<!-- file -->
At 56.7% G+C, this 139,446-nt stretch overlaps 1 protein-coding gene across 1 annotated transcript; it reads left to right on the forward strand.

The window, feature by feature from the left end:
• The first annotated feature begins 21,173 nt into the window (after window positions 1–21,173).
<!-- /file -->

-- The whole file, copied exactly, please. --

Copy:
At 56.7% G+C, this 139,446-nt stretch overlaps 1 protein-coding gene across 1 annotated transcript; it reads left to right on the forward strand.

The window, feature by feature from the left end:
• The first annotated feature begins 21,173 nt into the window (after window positions 1–21,173).